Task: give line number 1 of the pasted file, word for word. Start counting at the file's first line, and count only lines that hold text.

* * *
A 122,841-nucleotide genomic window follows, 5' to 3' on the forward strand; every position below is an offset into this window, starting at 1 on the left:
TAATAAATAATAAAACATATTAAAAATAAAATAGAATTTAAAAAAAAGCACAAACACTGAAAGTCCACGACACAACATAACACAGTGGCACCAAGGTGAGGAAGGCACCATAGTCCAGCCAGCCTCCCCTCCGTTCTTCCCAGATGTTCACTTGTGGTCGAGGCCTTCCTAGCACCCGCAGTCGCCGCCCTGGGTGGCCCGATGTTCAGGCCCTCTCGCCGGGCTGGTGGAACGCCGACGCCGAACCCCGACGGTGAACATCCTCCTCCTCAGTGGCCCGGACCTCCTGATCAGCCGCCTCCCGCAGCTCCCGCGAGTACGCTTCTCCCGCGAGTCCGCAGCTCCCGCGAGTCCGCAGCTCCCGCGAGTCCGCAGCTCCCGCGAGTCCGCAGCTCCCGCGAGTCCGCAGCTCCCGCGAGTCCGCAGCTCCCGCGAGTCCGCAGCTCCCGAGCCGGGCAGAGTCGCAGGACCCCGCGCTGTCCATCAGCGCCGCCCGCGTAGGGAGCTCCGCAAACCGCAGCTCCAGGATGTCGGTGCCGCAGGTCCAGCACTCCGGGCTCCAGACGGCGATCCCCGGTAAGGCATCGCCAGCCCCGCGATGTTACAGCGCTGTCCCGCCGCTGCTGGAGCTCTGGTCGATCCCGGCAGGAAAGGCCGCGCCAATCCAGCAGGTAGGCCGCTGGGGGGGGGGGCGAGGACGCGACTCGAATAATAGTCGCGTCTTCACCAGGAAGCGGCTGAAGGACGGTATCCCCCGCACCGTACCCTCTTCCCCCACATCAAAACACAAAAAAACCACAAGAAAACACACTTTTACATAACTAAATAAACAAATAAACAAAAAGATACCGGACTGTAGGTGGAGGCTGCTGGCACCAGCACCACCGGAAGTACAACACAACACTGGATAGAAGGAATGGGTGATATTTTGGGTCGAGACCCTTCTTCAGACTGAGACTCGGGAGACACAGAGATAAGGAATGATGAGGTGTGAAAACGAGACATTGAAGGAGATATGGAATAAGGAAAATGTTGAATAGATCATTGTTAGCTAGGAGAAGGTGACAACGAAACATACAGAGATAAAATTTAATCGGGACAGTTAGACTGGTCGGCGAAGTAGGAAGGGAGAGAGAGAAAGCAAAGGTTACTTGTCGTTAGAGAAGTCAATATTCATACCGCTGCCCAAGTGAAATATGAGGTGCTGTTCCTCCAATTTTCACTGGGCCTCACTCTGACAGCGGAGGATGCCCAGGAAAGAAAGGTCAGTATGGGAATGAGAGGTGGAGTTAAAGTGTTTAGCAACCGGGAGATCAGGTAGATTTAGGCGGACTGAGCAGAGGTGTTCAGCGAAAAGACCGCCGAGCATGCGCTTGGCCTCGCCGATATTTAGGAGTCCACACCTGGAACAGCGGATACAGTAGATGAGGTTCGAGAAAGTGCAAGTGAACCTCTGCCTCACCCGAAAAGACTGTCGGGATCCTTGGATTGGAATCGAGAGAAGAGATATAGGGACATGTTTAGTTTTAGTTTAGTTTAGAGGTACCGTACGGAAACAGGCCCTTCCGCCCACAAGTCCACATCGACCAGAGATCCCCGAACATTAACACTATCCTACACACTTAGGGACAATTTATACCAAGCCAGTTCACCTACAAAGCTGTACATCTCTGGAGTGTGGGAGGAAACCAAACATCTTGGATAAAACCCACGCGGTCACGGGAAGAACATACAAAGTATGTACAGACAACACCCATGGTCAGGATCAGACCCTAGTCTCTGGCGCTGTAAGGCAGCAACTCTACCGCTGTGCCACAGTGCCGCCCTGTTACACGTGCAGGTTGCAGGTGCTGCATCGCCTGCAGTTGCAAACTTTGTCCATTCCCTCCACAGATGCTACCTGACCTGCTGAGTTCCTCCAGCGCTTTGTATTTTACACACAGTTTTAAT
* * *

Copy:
A 122,841-nucleotide genomic window follows, 5' to 3' on the forward strand; every position below is an offset into this window, starting at 1 on the left: